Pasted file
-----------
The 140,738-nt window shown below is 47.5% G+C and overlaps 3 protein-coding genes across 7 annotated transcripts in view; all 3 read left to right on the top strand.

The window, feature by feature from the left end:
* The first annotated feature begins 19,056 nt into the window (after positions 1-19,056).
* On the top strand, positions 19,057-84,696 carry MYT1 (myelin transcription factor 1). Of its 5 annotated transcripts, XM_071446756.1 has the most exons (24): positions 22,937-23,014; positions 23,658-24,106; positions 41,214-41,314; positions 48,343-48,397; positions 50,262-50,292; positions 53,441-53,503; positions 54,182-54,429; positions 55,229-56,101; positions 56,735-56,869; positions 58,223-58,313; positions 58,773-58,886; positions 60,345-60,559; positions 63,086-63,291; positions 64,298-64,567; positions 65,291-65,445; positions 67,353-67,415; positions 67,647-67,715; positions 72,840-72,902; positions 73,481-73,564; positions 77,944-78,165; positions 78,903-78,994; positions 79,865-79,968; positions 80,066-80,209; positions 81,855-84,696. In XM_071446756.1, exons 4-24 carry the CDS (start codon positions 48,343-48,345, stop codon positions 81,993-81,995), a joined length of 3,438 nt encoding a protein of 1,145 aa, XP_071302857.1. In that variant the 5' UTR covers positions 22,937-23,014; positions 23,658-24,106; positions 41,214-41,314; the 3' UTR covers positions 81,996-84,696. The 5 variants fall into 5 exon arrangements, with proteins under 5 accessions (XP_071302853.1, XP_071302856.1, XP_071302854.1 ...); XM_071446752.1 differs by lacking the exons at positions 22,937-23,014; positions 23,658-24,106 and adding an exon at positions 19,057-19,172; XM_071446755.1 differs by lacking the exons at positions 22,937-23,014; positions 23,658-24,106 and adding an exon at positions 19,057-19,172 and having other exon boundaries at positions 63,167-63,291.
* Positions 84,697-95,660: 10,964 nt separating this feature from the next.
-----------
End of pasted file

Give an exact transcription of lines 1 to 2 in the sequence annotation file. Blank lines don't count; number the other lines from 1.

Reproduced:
The 140,738-nt window shown below is 47.5% G+C and overlaps 3 protein-coding genes across 7 annotated transcripts in view; all 3 read left to right on the top strand.

The window, feature by feature from the left end: